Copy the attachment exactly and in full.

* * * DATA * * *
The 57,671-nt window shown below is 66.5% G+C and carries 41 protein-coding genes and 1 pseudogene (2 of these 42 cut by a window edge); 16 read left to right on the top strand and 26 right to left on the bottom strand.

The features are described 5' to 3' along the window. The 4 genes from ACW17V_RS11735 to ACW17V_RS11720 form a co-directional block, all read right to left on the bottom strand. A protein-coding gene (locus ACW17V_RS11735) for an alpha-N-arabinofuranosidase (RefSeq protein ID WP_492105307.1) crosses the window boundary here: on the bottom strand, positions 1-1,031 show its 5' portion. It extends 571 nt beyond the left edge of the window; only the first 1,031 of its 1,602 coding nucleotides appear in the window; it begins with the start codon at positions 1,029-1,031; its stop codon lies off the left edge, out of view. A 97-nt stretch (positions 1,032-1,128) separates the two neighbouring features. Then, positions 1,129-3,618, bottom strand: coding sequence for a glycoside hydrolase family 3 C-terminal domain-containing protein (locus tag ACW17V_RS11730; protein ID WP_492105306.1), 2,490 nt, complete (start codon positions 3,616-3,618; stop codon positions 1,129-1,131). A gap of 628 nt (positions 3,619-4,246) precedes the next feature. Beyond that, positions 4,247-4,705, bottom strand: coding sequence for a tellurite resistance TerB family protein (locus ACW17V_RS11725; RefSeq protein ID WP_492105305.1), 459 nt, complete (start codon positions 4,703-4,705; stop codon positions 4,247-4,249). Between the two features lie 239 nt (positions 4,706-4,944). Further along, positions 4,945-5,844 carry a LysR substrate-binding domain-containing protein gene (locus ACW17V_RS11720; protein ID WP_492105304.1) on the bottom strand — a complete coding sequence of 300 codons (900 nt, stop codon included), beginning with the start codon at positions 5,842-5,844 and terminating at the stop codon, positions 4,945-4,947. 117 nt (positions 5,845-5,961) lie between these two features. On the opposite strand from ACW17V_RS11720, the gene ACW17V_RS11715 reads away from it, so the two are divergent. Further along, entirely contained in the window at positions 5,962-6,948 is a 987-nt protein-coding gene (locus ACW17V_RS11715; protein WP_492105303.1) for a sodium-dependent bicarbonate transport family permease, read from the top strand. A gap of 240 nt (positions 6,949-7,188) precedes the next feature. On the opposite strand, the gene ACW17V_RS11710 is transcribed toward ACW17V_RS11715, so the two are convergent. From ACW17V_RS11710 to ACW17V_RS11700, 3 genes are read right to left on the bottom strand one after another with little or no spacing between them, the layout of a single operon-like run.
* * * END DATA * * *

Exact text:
The 57,671-nt window shown below is 66.5% G+C and carries 41 protein-coding genes and 1 pseudogene (2 of these 42 cut by a window edge); 16 read left to right on the top strand and 26 right to left on the bottom strand.

The features are described 5' to 3' along the window. The 4 genes from ACW17V_RS11735 to ACW17V_RS11720 form a co-directional block, all read right to left on the bottom strand. A protein-coding gene (locus ACW17V_RS11735) for an alpha-N-arabinofuranosidase (RefSeq protein ID WP_492105307.1) crosses the window boundary here: on the bottom strand, positions 1-1,031 show its 5' portion. It extends 571 nt beyond the left edge of the window; only the first 1,031 of its 1,602 coding nucleotides appear in the window; it begins with the start codon at positions 1,029-1,031; its stop codon lies off the left edge, out of view. A 97-nt stretch (positions 1,032-1,128) separates the two neighbouring features. Then, positions 1,129-3,618, bottom strand: coding sequence for a glycoside hydrolase family 3 C-terminal domain-containing protein (locus tag ACW17V_RS11730; protein ID WP_492105306.1), 2,490 nt, complete (start codon positions 3,616-3,618; stop codon positions 1,129-1,131). A gap of 628 nt (positions 3,619-4,246) precedes the next feature. Beyond that, positions 4,247-4,705, bottom strand: coding sequence for a tellurite resistance TerB family protein (locus ACW17V_RS11725; RefSeq protein ID WP_492105305.1), 459 nt, complete (start codon positions 4,703-4,705; stop codon positions 4,247-4,249). Between the two features lie 239 nt (positions 4,706-4,944). Further along, positions 4,945-5,844 carry a LysR substrate-binding domain-containing protein gene (locus ACW17V_RS11720; protein ID WP_492105304.1) on the bottom strand — a complete coding sequence of 300 codons (900 nt, stop codon included), beginning with the start codon at positions 5,842-5,844 and terminating at the stop codon, positions 4,945-4,947. 117 nt (positions 5,845-5,961) lie between these two features. On the opposite strand from ACW17V_RS11720, the gene ACW17V_RS11715 reads away from it, so the two are divergent. Further along, entirely contained in the window at positions 5,962-6,948 is a 987-nt protein-coding gene (locus ACW17V_RS11715; protein WP_492105303.1) for a sodium-dependent bicarbonate transport family permease, read from the top strand. A gap of 240 nt (positions 6,949-7,188) precedes the next feature. On the opposite strand, the gene ACW17V_RS11710 is transcribed toward ACW17V_RS11715, so the two are convergent. From ACW17V_RS11710 to ACW17V_RS11700, 3 genes are read right to left on the bottom strand one after another with little or no spacing between them, the layout of a single operon-like run.